I have a few closure questions. I have read many articles on closure, but sometimes even those differ on what closure is/does.
1 Are all functions closures?
2 What is the limit of an inner function’s ability to read the scope or environment of its a parent function(s)? Can it only reach one level up (from inner to the first outer function) plus use the global scope, or is every single scope up to to the global scope? (Imagine you have a function inside of function inside of function inside of a function, etc. What is the limit? Is it one level up or is it infinite?)
3 Terminology with closures varies. What is the correct way to refer to the “scope” that a closure has access to? Is it scope, environment, outer function, etc? And is there a proper way to refer to what a closure does (“A closure “closes” the scope”)?
I’ll try, but closures are a difficult concept and I’m still not sure if I’ve completely gotten my head around them.
I can safely say that the answer to your second question is “there’s no limit”. A function can always look at its outer scope (and the one above and above, up to the global scope).
Concerning question 1, I’d say it depends on what the function does and if you declare any variables inside of them.
A function like this:
doesn’t really close over anything. stuff is passed to the function from the outer scope, and therefore exists in the outer scope.
A function like
let secretStuff = 'unmentionable';
return 'You will never know';
does close over the secretStuff variable, but the variable “dies” after the function executed. There’s no reference anymore to it anywhere.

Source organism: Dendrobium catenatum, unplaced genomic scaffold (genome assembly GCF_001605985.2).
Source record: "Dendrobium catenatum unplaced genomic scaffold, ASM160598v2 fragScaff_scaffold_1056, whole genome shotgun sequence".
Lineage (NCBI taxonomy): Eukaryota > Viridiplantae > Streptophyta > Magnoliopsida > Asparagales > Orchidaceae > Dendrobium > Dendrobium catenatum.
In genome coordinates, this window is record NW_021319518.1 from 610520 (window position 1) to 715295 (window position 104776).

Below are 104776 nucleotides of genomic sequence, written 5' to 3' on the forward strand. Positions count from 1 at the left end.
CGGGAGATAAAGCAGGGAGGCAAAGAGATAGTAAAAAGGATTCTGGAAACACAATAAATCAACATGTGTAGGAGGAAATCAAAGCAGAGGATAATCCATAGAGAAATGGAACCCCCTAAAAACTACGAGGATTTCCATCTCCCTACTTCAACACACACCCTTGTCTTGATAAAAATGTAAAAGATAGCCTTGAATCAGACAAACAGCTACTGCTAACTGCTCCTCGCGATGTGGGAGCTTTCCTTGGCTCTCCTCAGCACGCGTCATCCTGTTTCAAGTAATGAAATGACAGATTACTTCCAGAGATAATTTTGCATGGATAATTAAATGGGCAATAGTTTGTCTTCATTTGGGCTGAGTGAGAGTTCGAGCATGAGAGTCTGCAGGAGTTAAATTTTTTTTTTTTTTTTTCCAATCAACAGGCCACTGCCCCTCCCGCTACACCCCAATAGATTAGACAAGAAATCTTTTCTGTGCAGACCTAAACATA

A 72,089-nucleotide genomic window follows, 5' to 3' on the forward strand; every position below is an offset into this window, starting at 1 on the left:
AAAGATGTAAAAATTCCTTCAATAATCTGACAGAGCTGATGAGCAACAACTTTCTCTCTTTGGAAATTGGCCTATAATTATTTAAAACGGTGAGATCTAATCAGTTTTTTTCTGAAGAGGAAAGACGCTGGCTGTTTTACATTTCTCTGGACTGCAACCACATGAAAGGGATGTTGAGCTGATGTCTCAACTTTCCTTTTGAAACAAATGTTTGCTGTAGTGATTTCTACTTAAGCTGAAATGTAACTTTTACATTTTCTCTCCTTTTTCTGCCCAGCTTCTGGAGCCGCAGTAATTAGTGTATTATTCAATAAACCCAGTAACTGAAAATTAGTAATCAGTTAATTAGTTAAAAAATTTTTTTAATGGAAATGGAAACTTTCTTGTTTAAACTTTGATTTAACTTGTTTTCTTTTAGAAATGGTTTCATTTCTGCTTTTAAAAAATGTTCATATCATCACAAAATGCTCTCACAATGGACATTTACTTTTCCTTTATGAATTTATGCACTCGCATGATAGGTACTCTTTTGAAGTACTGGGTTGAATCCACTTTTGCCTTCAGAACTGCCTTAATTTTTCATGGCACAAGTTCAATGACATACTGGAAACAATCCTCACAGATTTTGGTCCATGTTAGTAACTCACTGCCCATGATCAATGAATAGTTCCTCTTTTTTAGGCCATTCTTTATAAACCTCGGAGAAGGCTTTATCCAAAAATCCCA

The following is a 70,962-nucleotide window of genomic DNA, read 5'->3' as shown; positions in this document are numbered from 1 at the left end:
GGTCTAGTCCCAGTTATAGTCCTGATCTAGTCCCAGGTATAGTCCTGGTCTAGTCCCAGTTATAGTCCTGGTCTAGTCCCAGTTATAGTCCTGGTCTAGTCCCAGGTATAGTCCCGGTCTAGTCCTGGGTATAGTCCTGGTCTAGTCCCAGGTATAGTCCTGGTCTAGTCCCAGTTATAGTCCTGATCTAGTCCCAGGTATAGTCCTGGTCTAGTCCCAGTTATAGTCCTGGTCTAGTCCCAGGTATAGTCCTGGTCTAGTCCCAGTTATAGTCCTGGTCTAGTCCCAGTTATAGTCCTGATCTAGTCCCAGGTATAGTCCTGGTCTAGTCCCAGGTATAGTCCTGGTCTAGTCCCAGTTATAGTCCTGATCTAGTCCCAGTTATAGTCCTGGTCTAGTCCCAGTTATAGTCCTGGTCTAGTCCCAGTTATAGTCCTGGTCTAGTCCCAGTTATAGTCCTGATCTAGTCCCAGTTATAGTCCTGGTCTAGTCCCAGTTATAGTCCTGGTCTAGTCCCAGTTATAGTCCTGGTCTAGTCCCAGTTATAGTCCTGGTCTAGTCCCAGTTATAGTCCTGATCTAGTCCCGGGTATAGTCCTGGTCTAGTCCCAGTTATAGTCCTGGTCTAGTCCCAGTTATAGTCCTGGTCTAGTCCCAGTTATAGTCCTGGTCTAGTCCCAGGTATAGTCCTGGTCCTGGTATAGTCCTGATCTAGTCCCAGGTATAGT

A case where the variable doesn’t die is when there’s still a reference to it somewhere:
let secretStuff = 'unmentionable';
const iKnow = locker;
const blabberSecret = iKnow();
The locker function runs exactly once, when blabberSecret is assigned, and then dies. But even if the function is “done” and will never run again, a reference to secretStuff is still in memory. blabberSecret knows it now, because it points to the anonymous function that was returned by the locker function, and that anonymous function has the value of secretStuff safely stored.
I hope I said something wrong somewhere so that others with more knowledge will feel compelled to correct me
Just the free variables in the containing parent function (“one level up”). That itself can be closure, and so on.
Scope/lexical environment/outer function all describe what it is, Lexical environment I guess is correct.
Edit: just re 2 – if it could contain all variables from all scopes above the parent, then that would be an issue. It’s not really feasible to do that, but if it were, single closures down the tree would all potentially close over almost all of a given program, which would cause huge memory leaks
Thanks for the help both of you. I think I was able to understand things a bit more.
When I think of closures as simply scope, instead of some distinct thing, they make a bit more sense to me. So that is why I asked if all functions are closures - that they close on their outer environment, upward to the global scope.
This seems a technical and perhaps only semantic distinction, but for a function like this, like @jdisco wrote
I am not sure if it “closes” on its outer environment scope in practice, but it does have access to the outer scope, even if it is not using it. So whether this is technically a closure I don’t know, but it seems so, because the function (or the function’s scope) “closes” on the outer scope, even if it doesn’t make use of it.
If I am getting anything wrong, or anyone has something to add, please let me know!
Just the immediate environment, not upwards beyond that.
Yes, you’re correct here. What is defined isn’t a closure, it’s just a function. But when that function is evaluated, a closure is created. I assume it’s always going to be closure in JS (ie the JS interpreter is going to store some record that has a slot for the function + a slot for the free variables in memory), it seems simpler to just do that every time from a programming POV, but I don’t know. As I say, practically doesn’t make a lot of difference